Patrick, C. J., Hicks, B. M., Nichol, P. E., & Krueger, R. F. (2007). A bifactor approach to modeling the structure of the Psychopathy Checklist-Revised. (2), 118-141. doi: 10.1521/pedi.2007.21.2.118 To date, models of the structure of psychopathy as assessed by the Psychopathy Checklist-Revised (PCL-R) have taken a higher-order approach in which the factors of the PCL-R are modeled as correlated elements of a higher-order psychopathy construct. Here, we propose an alternative structural model of the PCL-R, the bifactor model, which accounts for the covariance among PCL-R items in terms of a general factor reflecting the overlap across all items, and independent subfactors reflecting the unique coherency among particular groups of items. We present examples of how this alternative structural model can account for diverging associations between different subsets of PCL-R items and external criteria in the domains of personality and psychopathology, and we discuss implications of the bifactor model for future research on the conceptualization and assessment of psychopathy.
Newman, J. P. (1998). Psychopathic behavior: An information processing perspective. In D. J. Cooke, R. D. Hare, & A. Forth (Eds.), (pp. 81-104). Dordrecht, The Netherlands: Kluwer Academic Publishers.
BOOK JACKET Separate paper covering for the book. Also referred to as the dust jacket or dustwrapper. A well-established practice among publishers as early as the middle of the nineteenth century.
It is possible to determine the grain direction (especially on thicker sheets) when a label is not present. Take a piece of paper and fold it both ways so that you have creases running in both directions. One crease should be smoother than the other – the smoother crease should be the grain direction of the paper.
Knowing M weights can be very helpful when comparing different grades of paper. The paper with the greater M weight is heavier and most likely thicker. For example, compare 8.5 x 11 90 lb. 21.62M Index to 8.5 x 11 80# 28.77M Cover. The M weight of the 80# is greater so it is most likely the thicker of the sheets.
ENDPAPERS (EP) The double leaves added to the book by the binder that become the pastedowns and free endpapers inside the front and rear covers. These pages are an integral part of the construction of a book, holding the text block and case together. The lack of them drastically shortens the value and life of a book, and should be considered a defect.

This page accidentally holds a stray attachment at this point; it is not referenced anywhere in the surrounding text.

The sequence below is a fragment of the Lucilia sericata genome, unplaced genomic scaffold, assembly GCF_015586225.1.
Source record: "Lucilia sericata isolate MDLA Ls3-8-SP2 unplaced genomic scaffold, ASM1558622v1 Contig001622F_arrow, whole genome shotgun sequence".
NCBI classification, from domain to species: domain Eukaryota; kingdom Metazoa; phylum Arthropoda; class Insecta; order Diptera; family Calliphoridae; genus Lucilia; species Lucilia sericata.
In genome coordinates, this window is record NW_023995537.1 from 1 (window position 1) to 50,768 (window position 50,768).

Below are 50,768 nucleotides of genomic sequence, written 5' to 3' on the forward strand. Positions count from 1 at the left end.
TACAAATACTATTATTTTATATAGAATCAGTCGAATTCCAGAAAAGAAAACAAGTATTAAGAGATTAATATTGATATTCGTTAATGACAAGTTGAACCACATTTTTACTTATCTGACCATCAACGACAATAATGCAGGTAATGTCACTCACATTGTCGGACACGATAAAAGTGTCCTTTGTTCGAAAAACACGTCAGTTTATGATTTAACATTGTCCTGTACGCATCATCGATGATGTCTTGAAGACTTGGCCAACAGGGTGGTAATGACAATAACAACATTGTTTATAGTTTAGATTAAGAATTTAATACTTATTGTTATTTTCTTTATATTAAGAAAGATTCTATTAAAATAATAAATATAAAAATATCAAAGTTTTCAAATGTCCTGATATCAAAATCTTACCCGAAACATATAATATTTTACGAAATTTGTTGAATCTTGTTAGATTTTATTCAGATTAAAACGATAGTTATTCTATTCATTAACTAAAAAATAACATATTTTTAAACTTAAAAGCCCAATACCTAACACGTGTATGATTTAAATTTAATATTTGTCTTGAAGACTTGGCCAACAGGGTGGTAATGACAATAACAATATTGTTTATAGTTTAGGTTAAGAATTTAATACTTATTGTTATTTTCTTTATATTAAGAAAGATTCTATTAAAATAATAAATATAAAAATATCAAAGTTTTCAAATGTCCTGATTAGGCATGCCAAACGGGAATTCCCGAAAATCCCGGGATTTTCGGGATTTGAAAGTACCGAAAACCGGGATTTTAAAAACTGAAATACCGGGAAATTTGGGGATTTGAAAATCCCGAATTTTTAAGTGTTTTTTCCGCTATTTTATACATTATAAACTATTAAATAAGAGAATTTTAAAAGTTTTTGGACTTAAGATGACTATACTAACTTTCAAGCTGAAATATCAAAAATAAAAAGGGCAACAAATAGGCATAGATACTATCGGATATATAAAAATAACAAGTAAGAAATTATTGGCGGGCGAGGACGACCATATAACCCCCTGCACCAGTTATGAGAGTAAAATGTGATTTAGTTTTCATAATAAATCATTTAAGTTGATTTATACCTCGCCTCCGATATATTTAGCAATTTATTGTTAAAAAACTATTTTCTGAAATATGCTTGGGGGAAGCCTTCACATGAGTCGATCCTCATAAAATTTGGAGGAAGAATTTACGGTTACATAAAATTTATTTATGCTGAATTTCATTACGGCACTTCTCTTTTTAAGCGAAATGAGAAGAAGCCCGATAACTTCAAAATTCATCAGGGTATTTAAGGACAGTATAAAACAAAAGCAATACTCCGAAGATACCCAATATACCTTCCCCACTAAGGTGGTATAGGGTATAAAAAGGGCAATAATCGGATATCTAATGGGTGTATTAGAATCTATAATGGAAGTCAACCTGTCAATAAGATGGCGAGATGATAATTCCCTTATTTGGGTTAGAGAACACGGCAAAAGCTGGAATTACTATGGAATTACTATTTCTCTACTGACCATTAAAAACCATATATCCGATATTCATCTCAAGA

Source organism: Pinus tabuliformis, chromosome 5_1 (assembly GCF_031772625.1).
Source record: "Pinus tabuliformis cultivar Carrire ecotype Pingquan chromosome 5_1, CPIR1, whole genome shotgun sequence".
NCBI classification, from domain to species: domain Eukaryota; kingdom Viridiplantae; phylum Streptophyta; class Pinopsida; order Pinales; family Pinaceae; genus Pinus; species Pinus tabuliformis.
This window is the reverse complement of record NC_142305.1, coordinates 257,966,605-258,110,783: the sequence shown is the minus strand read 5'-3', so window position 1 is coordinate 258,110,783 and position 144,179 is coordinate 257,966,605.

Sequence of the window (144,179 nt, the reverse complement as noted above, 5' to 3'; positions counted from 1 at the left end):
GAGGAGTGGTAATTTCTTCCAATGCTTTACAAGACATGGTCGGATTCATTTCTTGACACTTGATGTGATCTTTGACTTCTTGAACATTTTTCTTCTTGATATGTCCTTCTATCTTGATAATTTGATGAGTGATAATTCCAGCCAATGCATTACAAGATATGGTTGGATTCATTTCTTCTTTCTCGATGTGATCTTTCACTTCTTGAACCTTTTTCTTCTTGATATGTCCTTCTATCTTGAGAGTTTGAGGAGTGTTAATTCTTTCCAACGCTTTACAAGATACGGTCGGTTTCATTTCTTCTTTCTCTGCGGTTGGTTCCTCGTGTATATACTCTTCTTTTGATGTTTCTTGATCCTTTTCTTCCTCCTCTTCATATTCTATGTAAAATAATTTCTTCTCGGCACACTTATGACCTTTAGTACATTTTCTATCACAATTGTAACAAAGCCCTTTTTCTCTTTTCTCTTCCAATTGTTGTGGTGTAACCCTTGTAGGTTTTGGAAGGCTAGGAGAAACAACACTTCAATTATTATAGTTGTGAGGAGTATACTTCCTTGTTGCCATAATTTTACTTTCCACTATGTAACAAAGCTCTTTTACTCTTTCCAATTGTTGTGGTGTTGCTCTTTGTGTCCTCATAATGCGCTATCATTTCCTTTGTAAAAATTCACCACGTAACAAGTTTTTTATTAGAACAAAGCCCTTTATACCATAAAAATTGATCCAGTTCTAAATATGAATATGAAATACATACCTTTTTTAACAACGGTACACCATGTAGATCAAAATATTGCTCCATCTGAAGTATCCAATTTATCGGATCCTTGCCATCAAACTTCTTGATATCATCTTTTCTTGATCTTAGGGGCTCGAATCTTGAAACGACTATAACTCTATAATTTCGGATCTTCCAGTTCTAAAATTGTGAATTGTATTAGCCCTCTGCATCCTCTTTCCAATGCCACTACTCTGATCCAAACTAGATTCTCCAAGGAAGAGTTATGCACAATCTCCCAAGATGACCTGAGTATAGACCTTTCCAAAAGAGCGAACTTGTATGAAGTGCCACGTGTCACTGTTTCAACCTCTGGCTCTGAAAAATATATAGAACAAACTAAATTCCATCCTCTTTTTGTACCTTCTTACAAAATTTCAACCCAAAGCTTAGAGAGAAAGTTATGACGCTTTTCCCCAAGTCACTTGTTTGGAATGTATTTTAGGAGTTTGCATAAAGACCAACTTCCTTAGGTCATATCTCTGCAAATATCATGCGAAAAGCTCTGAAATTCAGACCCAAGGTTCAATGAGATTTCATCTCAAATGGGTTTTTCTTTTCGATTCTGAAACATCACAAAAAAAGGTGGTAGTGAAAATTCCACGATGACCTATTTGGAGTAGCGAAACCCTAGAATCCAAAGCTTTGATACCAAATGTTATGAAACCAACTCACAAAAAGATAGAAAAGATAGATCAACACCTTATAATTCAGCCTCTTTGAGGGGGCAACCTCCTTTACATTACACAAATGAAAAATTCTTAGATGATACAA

FAIR A book in very worn condition, but all of its important parts and dust jacket (if one was issued) must be present. May be soiled with tears, endpapers missing, etc. Such defects must be noted in descriptions. Also see our page of descriptive terms.
DUST JACKET or DUSTWRAPPER (DJ, DW) The separate paper covering for a book. While originally intended for protection (and sometimes originally made from cloth), these have become an important part of modern books, often including information about a book not found elsewhere and original art work designed specifically for the particular book. Jackets are often collectible and highly-desired in their own right and a book published with a jacket that no longer has one can, from a collector’s viewpoint especially, be considered “incomplete.”
It is used in plain or decorative finishes for interior walls and ceilings in thicknesses of 0.5 and 1 inch (in some cases up to 3 inches) and also as a water-repellent finish for house sheathing.
Jaspers (1923/1963) Distinguished between personality developments and disease processes. The former are assumed to lead to changes that can be understood from the individual's previous personality, whereas disease processes lead to changes that are not predictable from the inividual's premorbid status. These ideas led to Jaspers's influential proposal that conditions arising from diseases should be seen as categorical — either present or not (Livesley, 2001, p. 5).
Used between plies of a multi-part business form (see manifold form), where the tissue or carbon paper gives up a part of the carbonizing material upon a localized application of pressure, thus creating an image on the receiving (under) sheet.
Karpman, B. (1941/48). Distinguished between primary psychopaths and secondary "neurotic" psychopaths. Defined the variants of psychopathy to narrow the concept to include only primary psychopathy and to broaden the concept of neurosis to include neurotic secondary psychopathy. Secondary psychopaths' hostile, antisocial behavior was thought to reflect a character neurosis traceable to environmental causes, whereas that of the primary psychopath was thought to reflect the "instinctive emotional organization of a subhuman animal' which is rooted chiefly in constitutional deficits. Secondary psychopaths are capable of responding to psychotherapy because their behavior is based on an underlying conflict and they possess "the original capacity to absorb the elements of moral and ethical training" (p. 458). In contrast, according to Karpman, primary psychopaths are incurable and appropriate for indefinite institutionalization.
— All personality disorders face controversy in terms of classification. For example, should psychopathy be seen as a taxon (a category) or as an attribute (as a symptom), whether to view it as a dimension (with quantitative degrees of severity) or as a set of discrete types or, other? As an example of other, psychopathy may be seen as a neurophysiological disease/ brain disorder (Based on Millon 2012).